Semi-Daily Journal Archive

The Blogspot archive of the weblog of J. Bradford DeLong, Professor of Economics and Chair of the PEIS major at U.C. Berkeley, a Research Associate of the National Bureau of Economic Research, and former Deputy Assistant Secretary of the U.S. Treasury.

Monday, October 16, 2006

Two Questions About the History of the Federalist Period

The sixteen-year-old asks two questions:

First, neither wing of the original Federalist Party was "strict constructionist." The Hamilton-Adams wing was aggressively eager to expand the power of the federal government from the get-go. The Madison-Jefferson wing protested severely as long as the levers of power were in the hands of their ex-friends and now adversaries, but once Jefferson was president the Jefferson-Madison wing was happy to run the activist Hamiltonian government, and to do even more: witness the Louisiana Purchase.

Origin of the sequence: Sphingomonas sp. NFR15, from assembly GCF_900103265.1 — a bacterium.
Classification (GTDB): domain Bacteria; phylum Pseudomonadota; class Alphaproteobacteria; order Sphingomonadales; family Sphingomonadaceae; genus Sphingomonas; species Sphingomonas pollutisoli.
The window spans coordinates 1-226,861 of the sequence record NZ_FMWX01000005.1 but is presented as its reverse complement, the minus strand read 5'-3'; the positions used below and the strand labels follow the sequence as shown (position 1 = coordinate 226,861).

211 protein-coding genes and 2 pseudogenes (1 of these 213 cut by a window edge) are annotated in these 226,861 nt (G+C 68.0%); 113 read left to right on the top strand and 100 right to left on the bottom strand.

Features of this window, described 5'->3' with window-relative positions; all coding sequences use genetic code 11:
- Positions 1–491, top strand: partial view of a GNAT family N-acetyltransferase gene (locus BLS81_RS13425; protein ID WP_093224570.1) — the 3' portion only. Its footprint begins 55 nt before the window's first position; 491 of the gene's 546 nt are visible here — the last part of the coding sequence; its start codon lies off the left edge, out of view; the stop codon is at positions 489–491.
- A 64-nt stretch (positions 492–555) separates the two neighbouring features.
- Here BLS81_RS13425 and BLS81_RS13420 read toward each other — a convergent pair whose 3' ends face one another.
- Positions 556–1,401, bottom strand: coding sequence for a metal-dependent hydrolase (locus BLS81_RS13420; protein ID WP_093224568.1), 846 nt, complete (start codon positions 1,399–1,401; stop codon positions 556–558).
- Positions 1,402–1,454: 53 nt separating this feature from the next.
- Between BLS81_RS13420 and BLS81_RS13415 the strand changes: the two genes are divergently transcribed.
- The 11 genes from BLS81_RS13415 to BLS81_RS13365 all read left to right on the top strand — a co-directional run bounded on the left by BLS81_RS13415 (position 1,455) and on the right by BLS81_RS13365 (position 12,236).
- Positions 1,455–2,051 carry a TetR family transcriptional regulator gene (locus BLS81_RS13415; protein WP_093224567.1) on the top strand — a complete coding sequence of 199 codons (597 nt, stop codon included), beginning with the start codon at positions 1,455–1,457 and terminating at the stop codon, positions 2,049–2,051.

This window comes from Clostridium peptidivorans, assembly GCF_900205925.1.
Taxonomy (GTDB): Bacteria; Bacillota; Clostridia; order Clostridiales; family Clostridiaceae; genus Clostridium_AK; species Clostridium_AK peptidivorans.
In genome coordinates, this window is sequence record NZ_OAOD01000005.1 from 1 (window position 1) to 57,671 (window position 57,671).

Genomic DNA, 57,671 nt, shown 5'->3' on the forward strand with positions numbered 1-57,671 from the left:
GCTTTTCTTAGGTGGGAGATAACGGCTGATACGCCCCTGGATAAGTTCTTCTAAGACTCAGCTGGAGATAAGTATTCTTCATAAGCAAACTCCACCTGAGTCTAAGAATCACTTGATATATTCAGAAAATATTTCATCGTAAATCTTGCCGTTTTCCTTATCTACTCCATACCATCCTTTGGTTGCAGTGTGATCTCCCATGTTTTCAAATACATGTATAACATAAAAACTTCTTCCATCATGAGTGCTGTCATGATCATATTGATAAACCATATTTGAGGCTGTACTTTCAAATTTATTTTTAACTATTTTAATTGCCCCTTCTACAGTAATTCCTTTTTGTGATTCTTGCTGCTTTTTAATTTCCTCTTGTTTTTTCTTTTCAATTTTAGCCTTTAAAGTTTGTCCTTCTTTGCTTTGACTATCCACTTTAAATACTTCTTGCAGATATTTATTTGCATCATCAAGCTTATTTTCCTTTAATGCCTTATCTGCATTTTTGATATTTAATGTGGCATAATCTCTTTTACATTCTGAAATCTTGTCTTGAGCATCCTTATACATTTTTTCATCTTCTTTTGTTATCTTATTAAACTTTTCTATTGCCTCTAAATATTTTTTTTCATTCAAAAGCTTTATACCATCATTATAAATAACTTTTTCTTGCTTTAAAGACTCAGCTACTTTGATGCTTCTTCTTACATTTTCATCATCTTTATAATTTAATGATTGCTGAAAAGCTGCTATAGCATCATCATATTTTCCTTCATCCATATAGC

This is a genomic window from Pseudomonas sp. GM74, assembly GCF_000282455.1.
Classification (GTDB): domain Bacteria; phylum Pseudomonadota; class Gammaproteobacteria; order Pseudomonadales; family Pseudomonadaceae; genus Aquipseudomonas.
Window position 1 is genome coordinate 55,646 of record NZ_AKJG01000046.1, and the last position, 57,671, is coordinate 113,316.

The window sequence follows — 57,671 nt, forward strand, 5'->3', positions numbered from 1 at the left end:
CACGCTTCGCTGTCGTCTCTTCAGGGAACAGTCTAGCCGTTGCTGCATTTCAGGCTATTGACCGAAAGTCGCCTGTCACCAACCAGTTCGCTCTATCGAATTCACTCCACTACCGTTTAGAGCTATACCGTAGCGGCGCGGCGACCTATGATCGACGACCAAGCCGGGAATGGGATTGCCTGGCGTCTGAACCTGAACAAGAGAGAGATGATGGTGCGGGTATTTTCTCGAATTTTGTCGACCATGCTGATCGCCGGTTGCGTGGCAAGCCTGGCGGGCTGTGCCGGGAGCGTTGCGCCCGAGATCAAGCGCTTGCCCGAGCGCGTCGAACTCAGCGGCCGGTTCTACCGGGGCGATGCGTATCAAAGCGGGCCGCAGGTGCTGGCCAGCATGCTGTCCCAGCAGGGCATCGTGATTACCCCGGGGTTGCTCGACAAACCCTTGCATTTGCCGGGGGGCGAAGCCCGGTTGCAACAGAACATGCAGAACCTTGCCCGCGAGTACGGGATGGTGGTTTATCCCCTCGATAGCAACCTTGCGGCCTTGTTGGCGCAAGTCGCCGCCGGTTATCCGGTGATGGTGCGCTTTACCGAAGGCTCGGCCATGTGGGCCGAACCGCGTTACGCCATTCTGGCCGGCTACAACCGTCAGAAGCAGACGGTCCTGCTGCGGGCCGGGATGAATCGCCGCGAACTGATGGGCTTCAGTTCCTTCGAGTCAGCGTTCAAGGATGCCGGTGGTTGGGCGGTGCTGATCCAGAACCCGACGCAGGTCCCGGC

Why, then, do those who, like Supreme Court Chief Justice John Roberts, claim to be "strict constructionists" call their organization the "Federalist Society"? Does this make any sense?

Second, what would John Marshall have thought of the Bush-McCain Torture Bill?

I think he has been procrastinating on his homework again, this time by reading Albert Beveridge's Life of John Marshall, given to him by his uncle.

His answer for the second question is that John Marshall would have disapproved: he did, after all, advise John Adams not to sign the Alien and Sedition Acts. And the infinite jurisdiction of the Supreme Court was his bab.

The first question remains a puzzle. The only answer I've been able to come up with is that their understanding and knowledge of history is so poor that they don't have a clue as to what the real Federalists actually thought.

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